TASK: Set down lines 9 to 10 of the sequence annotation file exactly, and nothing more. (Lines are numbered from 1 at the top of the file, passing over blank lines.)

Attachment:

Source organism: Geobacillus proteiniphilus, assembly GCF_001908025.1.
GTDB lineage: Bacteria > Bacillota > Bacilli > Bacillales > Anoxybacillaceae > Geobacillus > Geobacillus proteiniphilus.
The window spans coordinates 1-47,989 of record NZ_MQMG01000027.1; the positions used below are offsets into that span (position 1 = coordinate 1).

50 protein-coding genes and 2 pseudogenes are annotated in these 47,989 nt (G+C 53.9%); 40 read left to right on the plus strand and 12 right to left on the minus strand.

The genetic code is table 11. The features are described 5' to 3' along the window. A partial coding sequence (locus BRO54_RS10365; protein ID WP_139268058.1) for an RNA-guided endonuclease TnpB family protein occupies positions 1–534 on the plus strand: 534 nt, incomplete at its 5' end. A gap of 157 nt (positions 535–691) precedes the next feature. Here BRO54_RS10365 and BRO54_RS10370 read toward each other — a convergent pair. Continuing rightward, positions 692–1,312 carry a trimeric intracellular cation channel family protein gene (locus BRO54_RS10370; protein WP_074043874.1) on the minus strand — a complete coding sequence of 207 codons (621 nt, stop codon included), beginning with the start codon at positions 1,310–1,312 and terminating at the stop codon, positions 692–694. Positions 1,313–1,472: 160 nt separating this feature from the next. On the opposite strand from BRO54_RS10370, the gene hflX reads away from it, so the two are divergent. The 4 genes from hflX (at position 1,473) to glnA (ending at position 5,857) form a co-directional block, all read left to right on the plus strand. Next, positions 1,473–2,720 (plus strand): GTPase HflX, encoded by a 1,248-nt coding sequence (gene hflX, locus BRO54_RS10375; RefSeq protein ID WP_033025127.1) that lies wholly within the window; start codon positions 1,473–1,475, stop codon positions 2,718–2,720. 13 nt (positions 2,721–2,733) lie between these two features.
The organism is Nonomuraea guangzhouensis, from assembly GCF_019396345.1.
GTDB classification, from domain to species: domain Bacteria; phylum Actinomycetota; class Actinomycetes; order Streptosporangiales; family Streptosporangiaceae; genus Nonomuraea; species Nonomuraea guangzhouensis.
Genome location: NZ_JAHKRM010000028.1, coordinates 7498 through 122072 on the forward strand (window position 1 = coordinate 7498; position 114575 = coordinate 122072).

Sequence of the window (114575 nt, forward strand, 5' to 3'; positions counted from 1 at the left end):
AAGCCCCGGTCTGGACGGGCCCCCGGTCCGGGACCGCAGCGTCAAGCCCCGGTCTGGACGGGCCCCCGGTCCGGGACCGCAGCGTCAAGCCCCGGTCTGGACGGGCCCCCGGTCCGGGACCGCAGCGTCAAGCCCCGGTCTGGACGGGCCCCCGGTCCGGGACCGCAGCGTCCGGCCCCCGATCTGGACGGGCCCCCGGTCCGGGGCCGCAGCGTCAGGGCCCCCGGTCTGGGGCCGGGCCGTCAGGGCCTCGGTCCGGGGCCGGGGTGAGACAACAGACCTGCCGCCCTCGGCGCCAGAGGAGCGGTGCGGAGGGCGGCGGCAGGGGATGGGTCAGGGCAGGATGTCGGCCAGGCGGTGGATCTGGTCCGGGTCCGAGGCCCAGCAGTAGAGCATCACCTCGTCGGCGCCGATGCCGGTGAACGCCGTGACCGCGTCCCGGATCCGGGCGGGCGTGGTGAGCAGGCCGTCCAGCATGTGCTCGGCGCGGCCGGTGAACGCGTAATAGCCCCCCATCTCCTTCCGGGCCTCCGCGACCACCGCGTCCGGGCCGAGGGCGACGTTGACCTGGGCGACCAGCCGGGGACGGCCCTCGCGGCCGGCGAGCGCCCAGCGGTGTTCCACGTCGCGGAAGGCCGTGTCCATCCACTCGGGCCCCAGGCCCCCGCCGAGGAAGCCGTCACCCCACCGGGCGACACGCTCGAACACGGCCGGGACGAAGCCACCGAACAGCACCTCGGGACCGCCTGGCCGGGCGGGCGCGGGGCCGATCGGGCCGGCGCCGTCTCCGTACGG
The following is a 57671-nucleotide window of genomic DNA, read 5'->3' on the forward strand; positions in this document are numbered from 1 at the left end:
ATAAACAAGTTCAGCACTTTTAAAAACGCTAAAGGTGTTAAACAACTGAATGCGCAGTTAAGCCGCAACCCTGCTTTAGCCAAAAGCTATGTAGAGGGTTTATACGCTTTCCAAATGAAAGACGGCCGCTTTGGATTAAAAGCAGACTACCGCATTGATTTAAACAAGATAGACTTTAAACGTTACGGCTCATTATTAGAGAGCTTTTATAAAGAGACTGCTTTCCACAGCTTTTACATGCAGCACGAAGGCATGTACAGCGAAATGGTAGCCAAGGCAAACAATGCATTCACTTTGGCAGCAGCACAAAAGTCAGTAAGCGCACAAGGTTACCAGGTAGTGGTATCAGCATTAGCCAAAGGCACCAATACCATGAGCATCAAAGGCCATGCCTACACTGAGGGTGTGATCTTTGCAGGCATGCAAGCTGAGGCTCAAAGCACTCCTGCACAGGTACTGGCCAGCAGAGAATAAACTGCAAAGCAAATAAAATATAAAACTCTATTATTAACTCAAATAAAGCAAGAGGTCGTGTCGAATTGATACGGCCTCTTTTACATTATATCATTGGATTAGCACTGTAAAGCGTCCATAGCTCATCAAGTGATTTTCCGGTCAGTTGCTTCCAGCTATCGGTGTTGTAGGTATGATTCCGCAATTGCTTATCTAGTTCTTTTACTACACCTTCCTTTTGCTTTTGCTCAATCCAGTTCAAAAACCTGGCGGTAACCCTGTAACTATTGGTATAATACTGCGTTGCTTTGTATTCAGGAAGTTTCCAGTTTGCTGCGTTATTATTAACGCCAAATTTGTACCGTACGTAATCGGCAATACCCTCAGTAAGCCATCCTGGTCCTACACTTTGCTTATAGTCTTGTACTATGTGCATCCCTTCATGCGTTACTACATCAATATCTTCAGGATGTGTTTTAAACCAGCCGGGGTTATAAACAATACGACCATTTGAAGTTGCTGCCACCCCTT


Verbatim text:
Sequence of the window (114575 nt, forward strand, 5' to 3'; positions counted from 1 at the left end):
AAGCCCCGGTCTGGACGGGCCCCCGGTCCGGGACCGCAGCGTCAAGCCCCGGTCTGGACGGGCCCCCGGTCCGGGACCGCAGCGTCAAGCCCCGGTCTGGACGGGCCCCCGGTCCGGGACCGCAGCGTCAAGCCCCGGTCTGGACGGGCCCCCGGTCCGGGACCGCAGCGTCCGGCCCCCGATCTGGACGGGCCCCCGGTCCGGGGCCGCAGCGTCAGGGCCCCCGGTCTGGGGCCGGGCCGTCAGGGCCTCGGTCCGGGGCCGGGGTGAGACAACAGACCTGCCGCCCTCGGCGCCAGAGGAGCGGTGCGGAGGGCGGCGGCAGGGGATGGGTCAGGGCAGGATGTCGGCCAGGCGGTGGATCTGGTCCGGGTCCGAGGCCCAGCAGTAGAGCATCACCTCGTCGGCGCCGATGCCGGTGAACGCCGTGACCGCGTCCCGGATCCGGGCGGGCGTGGTGAGCAGGCCGTCCAGCATGTGCTCGGCGCGGCCGGTGAACGCGTAATAGCCCCCCATCTCCTTCCGGGCCTCCGCGACCACCGCGTCCGGGCCGAGGGCGACGTTGACCTGGGCGACCAGCCGGGGACGGCCCTCGCGGCCGGCGAGCGCCCAGCGGTGTTCCACGTCGCGGAAGGCCGTGTCCATCCACTCGGGCCCCAGGCCCCCGCCGAGGAAGCCGTCACCCCACCGGGCGACACGCTCGAACACGGCCGGGACGAAGCCACCGAACAGCACCTCGGGACCGCCTGGCCGGGCGGGCGCGGGGCCGATCGGGCCGGCGCCGTCTCCGTACGG